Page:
Think of journalistic writing as an inverted pyramid. The top contains only one or two sentences with the most important information first; this is called the lead (pronounced leed and sometimes spelled "lede"). Next, a little more information is given about the story, and so on, until all of the information has been given.
"An example of a regular pyramid story might be an old-fashioned mystery where the reader is introduced to more and more important clues as he or she reads on," says Rich Cameron, the chair of the journalism department at Cerritos College in California. "It is only after collecting all of those clues that the reader can finally begin to solve the mystery."
"With an inverted pyramid story we give away the solution (or in our case a summary) at the very beginning. The rest of the story contains less and less important information until we just stop," says Cameron.
Tone:Your job as a reporter is to report facts and the opinions of others and to leave your own opinions out of the story. The term for introducing your own opinion into a story is called editorializing – try not to do this!
Multiple Sources:The more people you talk to, the better the article. You can use direct quotes or paraphrase what someone says, but always remember to identify who says what.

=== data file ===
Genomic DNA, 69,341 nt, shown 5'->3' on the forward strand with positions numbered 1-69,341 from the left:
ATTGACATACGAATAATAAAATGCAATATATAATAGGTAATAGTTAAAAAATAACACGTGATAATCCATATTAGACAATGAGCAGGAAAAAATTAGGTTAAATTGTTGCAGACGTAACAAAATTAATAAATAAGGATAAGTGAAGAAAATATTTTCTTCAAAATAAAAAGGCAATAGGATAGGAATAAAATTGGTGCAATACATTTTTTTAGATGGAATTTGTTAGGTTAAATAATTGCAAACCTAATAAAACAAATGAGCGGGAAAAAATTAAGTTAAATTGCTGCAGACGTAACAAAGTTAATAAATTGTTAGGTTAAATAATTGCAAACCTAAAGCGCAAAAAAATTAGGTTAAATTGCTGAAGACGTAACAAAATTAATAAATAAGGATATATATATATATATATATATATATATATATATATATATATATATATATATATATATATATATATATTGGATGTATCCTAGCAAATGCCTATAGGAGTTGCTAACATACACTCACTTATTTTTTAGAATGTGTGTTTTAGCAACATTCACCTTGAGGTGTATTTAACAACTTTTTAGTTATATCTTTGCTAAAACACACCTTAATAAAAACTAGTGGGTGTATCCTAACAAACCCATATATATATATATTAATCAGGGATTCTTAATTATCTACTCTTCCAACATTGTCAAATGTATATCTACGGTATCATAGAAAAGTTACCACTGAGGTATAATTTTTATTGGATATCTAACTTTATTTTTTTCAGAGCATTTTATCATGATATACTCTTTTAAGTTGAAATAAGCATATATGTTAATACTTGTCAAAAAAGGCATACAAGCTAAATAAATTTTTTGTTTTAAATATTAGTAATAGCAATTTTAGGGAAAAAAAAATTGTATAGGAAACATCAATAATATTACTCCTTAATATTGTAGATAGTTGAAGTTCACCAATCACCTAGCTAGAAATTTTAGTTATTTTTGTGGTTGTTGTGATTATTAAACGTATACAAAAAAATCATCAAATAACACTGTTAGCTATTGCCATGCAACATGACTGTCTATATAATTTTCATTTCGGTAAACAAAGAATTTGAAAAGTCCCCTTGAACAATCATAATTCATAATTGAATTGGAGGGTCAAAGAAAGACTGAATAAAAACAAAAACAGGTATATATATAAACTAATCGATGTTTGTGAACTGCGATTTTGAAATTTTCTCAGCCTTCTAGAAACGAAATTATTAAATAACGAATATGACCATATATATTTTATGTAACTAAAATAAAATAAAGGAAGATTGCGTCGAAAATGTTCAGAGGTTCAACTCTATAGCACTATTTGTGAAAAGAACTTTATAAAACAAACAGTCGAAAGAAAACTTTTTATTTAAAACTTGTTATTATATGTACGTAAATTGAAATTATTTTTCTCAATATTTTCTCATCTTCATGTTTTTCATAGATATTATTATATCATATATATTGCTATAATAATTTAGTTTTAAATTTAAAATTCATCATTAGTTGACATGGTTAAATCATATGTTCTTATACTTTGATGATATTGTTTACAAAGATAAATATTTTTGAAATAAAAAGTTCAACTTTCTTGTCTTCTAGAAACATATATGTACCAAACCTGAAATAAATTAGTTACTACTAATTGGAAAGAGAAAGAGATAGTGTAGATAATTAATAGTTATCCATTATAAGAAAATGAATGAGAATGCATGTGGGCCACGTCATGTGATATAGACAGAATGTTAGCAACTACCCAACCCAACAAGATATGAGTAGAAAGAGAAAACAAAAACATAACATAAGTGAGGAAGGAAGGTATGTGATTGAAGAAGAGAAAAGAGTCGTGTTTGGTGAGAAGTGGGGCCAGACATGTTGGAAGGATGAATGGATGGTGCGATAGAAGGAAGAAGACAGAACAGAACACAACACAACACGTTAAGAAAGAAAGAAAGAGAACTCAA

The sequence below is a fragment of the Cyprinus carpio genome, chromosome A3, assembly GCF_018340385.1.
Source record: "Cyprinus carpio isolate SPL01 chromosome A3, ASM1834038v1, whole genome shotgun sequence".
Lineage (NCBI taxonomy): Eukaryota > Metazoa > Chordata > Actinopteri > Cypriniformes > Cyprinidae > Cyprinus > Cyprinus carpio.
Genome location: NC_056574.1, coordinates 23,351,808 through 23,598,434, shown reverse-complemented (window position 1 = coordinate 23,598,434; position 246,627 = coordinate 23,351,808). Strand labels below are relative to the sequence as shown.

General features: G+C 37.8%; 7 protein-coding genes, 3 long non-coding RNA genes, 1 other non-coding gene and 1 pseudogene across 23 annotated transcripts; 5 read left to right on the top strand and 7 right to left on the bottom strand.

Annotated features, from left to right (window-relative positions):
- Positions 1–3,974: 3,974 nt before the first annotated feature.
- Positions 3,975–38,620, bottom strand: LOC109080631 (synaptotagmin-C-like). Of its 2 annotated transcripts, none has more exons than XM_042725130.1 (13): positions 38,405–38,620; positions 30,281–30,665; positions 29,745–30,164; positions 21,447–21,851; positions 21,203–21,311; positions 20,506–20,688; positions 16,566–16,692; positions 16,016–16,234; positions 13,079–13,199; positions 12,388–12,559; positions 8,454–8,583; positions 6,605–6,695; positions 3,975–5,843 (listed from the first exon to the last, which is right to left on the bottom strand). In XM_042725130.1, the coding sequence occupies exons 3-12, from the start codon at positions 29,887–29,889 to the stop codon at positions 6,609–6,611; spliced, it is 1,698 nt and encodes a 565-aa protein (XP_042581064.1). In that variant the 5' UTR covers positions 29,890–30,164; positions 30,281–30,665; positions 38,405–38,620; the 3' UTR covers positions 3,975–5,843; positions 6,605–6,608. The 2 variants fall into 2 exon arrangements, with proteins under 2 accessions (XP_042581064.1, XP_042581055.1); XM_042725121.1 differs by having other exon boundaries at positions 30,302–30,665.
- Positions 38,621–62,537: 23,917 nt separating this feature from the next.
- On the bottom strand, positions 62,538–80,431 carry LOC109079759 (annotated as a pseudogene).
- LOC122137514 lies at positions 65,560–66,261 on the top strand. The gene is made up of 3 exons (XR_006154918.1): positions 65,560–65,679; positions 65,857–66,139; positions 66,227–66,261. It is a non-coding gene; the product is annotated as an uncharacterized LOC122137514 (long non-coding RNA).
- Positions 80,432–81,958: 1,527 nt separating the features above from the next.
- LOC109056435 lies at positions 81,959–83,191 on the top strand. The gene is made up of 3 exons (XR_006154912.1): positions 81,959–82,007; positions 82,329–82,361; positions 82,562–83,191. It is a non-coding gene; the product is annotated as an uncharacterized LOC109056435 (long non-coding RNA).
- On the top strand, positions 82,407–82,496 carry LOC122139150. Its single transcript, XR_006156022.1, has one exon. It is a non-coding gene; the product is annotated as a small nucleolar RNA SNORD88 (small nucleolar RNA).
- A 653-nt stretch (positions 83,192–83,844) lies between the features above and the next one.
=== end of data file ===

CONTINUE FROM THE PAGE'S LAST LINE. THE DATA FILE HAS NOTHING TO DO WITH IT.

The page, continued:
Sentence Length:Sentences should have an average of 20-28 words. This is an average, so you don’t need to spend time counting; just be aware that sentences and paragraphs are much shorter than what you’ve been taught with composition.
Terms to Know:
5W1H: Always answer the who, what, why, where, when, and how of the news article.
Lead: The opening of a story, usually a summary of the most important information.
Headline: A title or attention grabber above the body of an article. The author of the story usually does not write the headline.
Angle: A particular point of view or way of looking at a subject.
Fact-checking: Checking that your facts are correct. Amy, Aymee, and Amie are all pronounced the same way and can be easily misspelled. Look up the names of specific people and places and anything else you are presenting as fact to be sure you are stating the truth.